What does it mean to be a survivor of sexual assault? Faced with this question in a new collection of essays edited by Stacey May Fowles and Jen Sookfong Lee, 12 writers respond with equal parts canny observation and hard-won personal reflection. Making meaning out of violence is difficult at any time, but doing so with private traumas in the context of the sweepingly public #MeToo movement has its own specific challenges.
“Writing [about trauma] is learning to live inside your failure to heal,” Gwen Benaway points out in her essay, “Silence.” While women are culturally rewarded for appearing to move past their sexual traumas, the reality is that language is constantly failing survivors. Writing, Benaway explains, can create an outward appearance of healing by providing the means to retrace and recount painful memories – without actually providing any method of undoing that pain.
The issue of how to talk about one’s assault – or whether to do so at all – comes up throughout this collection. At trials and hearings, survivors are not only asked to disclose the details of being assaulted but made to repeat those details again and again, providing opportunities for others to pick them over. As soon as they make the decision to pursue justice, survivors are publicly tone-policed, questioned, and doubted. Even when accepted as honest, “the survivor becomes a personality for consumption,” writes Kai Cheng Thom. “The more sensational or cathartic the story, the more validation the survivor receives.” Because the victim narrative reduces people to one dimension, no room is left “for the kind of silence that is healing, for relationships that are authentic, for stories that are complex.”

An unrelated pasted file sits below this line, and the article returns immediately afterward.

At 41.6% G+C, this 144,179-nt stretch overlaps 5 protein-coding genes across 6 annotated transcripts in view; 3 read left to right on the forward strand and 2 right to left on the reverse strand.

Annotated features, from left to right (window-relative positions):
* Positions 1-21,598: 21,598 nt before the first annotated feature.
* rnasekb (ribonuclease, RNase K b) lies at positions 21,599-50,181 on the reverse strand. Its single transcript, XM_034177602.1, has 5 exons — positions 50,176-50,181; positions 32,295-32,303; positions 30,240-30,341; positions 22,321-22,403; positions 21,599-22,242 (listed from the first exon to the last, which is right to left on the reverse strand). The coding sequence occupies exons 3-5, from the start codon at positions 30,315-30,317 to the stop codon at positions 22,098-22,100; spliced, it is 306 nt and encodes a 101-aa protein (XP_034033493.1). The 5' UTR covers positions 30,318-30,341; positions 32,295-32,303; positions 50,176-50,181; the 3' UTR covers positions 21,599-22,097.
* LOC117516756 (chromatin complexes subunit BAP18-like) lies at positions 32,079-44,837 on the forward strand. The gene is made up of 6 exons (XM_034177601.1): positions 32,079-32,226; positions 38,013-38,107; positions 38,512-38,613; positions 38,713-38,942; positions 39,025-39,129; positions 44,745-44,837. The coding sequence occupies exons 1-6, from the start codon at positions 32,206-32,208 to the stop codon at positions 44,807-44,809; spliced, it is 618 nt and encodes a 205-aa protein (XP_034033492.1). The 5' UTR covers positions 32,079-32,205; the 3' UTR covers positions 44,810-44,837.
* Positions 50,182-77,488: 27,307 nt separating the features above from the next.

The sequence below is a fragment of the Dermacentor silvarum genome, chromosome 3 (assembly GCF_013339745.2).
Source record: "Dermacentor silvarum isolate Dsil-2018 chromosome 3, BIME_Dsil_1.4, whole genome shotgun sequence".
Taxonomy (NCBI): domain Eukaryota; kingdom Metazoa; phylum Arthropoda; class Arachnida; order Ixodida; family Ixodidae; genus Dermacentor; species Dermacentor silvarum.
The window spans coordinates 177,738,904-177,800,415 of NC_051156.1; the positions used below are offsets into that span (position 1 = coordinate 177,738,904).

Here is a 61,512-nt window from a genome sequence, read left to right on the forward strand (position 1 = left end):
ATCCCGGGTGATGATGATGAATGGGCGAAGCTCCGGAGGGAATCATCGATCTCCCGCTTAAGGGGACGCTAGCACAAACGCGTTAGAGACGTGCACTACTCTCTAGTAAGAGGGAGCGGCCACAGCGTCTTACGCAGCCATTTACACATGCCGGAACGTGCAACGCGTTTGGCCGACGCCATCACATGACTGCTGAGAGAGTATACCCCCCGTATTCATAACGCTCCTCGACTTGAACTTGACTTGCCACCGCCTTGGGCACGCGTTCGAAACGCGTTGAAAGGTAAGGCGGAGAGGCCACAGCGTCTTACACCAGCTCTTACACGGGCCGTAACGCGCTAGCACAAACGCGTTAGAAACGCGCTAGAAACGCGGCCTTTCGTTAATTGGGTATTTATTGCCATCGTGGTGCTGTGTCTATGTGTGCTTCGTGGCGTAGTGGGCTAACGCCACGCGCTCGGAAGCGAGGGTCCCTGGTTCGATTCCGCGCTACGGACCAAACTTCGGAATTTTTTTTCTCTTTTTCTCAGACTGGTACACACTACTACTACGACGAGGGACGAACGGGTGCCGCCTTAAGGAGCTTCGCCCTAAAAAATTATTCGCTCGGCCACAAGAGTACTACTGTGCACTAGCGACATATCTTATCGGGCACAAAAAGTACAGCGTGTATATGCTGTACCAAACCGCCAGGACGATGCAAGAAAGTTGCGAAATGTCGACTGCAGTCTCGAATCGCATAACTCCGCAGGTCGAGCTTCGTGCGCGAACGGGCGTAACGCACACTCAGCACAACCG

The myth that telling the story of one’s assault is positive, necessary, and leads to healing is part of a larger myth: one that pretends healing in a complete sense is possible at all. The myth of healing gives a direction and development to survivorhood that denies its true non-linearity. Leah Lakshmi Piepzna-Samarasinha explains, “I do not want to be fixed if being fixed means being bleached of memory, untaught by what I have learned through this miracle of surviving.”
Heather O’Neill’s unsettling, experimental short play, “The Goose,” spins out cultural expectations in a conversation between a narrator and a young girl. Lauren McKeon’s essay on learning to kickbox argues against the expectation that proficiency at fighting will prevent women from being assaulted, but it can teach one how to be vulnerable and engaged with the body again, or at least how to try. It joins Karyn L. Freedman’s essay on playing hockey in an eloquent discussion of the body’s ability to reclaim physical and mental space for itself. It’s not possible to cure survivorhood, not as an individual and not as a culture. Nor, this collection argues, should we, because it can be a powerful source of creativity and power.